I'm trying to wrap my head around the ASP.NET Core Configuration system.

If I understand the default configuration correctly, non-prefixed environment variables will override appsettings.json entries.

For example, if

  1. I have an appSettings.json file like this

      "SmtpServer": "myserver.example.com"
  2. and some other, completely unrelated application running on the same server happens to (globally) set an environment variable called SmtpServer to someotherserver.example.com

that environment variable will override my application configuration.

Now, obviously, I could work around this by (1) prefixing all my settings with the name of my app (which will create a lot of noise in my appsettings.json) or (2) use my own WebApplicationBuilder (2a) to override to default priority order or (2b) to only include environment variables with a specific prefix or (3) blame the other application for setting a global environment variable with such a generic name.

Still, the ASP.NET Core designers are smart people, and if they implement default values, they usually have a very good reason for doing so.

What am I missing? Did I find a flaw in the ASP.NET Core Configuration system default configuration [sic, no pun intended], or is this, for some reason, not a problem in real-life systems? If the latter, what is that reason?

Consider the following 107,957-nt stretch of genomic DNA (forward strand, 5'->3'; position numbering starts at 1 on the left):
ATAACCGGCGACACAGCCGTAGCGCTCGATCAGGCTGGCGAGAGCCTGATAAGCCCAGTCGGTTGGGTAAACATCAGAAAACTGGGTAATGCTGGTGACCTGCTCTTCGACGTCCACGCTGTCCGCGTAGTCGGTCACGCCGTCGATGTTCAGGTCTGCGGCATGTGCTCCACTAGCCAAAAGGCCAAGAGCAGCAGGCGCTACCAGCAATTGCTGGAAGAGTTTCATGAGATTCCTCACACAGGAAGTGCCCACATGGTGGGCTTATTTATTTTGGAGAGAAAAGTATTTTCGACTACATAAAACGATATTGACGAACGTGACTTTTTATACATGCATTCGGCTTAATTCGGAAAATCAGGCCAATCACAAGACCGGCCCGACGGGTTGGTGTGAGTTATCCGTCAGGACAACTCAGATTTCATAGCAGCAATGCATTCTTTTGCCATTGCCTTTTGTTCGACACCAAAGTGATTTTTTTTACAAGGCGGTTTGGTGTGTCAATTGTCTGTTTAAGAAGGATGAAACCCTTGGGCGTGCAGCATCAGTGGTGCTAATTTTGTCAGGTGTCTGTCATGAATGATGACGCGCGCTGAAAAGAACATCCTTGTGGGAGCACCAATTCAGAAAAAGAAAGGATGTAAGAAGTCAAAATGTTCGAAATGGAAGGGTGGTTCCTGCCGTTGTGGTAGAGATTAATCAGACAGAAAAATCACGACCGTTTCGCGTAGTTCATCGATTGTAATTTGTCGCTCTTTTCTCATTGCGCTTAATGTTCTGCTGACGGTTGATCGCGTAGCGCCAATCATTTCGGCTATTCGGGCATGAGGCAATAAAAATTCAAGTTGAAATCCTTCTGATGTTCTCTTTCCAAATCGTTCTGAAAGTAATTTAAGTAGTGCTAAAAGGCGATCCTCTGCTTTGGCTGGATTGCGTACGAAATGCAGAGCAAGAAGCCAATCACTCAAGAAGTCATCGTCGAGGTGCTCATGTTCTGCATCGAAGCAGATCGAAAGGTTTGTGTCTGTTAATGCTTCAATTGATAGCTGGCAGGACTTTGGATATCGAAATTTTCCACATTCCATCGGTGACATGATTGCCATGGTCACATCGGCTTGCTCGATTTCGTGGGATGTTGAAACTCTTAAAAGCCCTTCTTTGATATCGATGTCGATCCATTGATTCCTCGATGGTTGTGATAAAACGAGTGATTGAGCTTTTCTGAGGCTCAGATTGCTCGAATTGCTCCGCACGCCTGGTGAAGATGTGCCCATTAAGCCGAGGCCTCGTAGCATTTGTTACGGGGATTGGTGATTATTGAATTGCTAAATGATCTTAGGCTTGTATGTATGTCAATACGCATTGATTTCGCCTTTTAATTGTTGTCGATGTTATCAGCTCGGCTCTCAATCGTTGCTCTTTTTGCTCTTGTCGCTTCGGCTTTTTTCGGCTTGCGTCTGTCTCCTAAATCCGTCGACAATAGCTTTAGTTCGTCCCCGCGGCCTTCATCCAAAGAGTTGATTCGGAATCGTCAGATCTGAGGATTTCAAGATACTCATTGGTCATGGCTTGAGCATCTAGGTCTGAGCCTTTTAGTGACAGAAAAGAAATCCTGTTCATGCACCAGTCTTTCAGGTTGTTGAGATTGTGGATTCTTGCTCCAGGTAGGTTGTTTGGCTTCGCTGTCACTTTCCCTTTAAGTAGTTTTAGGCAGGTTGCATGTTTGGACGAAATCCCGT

1 Answer 1


Yes you are correct.

I think the thing you are missing is that usually .net apps are server side websites, APIs and services. In these cases, we only want to run one app on any given "machine", which will be a container or a VM. So there is no real worry about name collision and having the env variables automatically overwrite config is super useful because I have ten different environments, dev, test, staging, live etc to deploy to and I don't want to check the passwords into source control.

If you are writing an app which you install on a clients machine, where you might expect all sorts of other programs to be running, then yes. I would either not use the environment vars at all, or be careful with my appsettings structure.

Your Answer

By clicking “Post Your Answer”, you agree to our terms of service and acknowledge you have read our privacy policy.

Not the answer you're looking for? Browse other questions tagged or ask your own question.